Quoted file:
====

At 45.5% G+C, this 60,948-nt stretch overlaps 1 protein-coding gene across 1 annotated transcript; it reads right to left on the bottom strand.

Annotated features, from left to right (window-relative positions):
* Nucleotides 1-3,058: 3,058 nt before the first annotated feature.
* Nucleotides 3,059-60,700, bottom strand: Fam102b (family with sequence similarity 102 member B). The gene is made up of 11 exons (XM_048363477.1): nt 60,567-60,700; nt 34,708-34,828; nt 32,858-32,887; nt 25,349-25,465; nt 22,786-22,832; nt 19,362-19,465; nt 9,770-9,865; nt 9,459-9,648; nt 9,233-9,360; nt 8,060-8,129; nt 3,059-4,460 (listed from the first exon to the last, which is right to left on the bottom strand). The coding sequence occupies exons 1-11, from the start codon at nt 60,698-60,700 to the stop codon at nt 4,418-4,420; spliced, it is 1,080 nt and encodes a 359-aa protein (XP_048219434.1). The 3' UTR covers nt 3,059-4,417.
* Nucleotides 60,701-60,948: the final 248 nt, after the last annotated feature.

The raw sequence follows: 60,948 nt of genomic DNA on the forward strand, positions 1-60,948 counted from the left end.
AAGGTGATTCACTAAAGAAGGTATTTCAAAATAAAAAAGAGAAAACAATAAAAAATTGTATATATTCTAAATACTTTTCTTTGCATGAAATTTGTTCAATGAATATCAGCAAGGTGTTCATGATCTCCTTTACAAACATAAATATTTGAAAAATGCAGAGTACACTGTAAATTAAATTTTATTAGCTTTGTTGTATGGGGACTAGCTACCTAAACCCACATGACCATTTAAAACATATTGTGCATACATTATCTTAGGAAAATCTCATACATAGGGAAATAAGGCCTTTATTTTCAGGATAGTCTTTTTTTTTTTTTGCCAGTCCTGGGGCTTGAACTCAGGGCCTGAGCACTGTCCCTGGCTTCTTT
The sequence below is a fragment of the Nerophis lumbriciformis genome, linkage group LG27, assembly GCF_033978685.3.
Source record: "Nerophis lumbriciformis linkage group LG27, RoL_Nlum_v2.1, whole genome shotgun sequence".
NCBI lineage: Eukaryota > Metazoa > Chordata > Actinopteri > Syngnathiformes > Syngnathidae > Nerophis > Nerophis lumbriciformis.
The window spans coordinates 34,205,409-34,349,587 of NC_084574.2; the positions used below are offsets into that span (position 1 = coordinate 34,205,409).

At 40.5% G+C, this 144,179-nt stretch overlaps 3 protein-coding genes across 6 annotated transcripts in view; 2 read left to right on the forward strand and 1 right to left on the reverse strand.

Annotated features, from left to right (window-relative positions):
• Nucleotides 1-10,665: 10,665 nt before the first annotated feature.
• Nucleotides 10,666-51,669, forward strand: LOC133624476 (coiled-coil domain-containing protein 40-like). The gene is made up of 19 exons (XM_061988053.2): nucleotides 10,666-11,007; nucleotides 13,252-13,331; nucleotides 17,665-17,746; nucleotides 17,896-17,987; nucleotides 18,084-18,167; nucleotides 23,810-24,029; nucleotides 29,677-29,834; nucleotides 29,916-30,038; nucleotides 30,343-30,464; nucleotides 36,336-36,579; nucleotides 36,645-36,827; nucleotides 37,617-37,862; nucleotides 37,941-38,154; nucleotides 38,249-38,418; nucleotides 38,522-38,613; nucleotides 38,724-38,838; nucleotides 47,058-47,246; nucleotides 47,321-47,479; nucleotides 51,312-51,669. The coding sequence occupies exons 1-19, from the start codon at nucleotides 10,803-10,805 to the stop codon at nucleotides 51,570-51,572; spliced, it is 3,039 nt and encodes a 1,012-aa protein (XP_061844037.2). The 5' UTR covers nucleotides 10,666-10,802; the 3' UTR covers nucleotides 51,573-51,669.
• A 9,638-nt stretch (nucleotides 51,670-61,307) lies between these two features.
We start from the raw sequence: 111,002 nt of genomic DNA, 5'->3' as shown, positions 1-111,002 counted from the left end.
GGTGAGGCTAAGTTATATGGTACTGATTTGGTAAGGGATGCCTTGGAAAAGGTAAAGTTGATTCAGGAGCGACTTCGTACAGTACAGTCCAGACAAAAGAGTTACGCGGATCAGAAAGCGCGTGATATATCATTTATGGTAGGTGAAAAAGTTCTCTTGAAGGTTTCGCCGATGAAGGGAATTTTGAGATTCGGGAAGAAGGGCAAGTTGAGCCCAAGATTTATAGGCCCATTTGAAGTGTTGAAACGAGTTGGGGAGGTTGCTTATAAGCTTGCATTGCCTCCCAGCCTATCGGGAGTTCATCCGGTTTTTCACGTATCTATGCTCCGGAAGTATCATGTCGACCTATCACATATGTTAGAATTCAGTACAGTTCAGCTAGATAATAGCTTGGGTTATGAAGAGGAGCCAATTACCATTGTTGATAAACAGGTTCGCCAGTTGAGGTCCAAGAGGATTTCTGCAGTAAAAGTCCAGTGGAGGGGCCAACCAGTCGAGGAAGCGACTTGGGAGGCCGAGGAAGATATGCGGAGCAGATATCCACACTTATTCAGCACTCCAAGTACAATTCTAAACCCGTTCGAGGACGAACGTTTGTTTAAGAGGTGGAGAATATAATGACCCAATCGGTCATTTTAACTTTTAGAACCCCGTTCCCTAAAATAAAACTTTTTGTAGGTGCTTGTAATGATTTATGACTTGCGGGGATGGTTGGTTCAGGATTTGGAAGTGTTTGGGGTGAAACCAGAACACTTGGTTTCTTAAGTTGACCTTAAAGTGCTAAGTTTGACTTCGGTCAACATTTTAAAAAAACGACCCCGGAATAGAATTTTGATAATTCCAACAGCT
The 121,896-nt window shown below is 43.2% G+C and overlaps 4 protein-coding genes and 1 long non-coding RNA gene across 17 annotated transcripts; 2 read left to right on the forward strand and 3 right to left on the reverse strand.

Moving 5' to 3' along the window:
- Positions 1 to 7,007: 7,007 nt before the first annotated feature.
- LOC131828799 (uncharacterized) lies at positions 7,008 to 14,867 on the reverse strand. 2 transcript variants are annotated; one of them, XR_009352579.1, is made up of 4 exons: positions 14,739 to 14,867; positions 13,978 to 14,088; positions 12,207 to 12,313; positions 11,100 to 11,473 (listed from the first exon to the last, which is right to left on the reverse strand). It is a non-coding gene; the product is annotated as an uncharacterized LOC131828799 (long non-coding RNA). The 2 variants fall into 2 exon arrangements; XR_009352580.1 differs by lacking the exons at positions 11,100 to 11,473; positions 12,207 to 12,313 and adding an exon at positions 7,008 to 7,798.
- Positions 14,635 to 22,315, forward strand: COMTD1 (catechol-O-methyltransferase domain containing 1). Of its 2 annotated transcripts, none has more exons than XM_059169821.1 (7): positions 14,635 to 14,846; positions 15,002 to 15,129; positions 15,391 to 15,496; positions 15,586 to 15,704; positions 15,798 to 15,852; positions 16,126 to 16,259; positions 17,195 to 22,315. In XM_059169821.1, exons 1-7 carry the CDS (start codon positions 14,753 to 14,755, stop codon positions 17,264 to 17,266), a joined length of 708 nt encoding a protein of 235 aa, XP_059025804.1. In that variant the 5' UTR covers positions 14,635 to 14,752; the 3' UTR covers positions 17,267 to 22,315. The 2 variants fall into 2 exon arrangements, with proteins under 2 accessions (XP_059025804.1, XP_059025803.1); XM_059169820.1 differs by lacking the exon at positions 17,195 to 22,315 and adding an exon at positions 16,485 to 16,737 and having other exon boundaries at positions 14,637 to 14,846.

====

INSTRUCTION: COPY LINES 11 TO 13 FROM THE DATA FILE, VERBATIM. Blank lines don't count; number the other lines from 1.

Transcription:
The window spans coordinates 34,205,409-34,349,587 of NC_084574.2; the positions used below are offsets into that span (position 1 = coordinate 34,205,409).

At 40.5% G+C, this 144,179-nt stretch overlaps 3 protein-coding genes across 6 annotated transcripts in view; 2 read left to right on the forward strand and 1 right to left on the reverse strand.

Annotated features, from left to right (window-relative positions):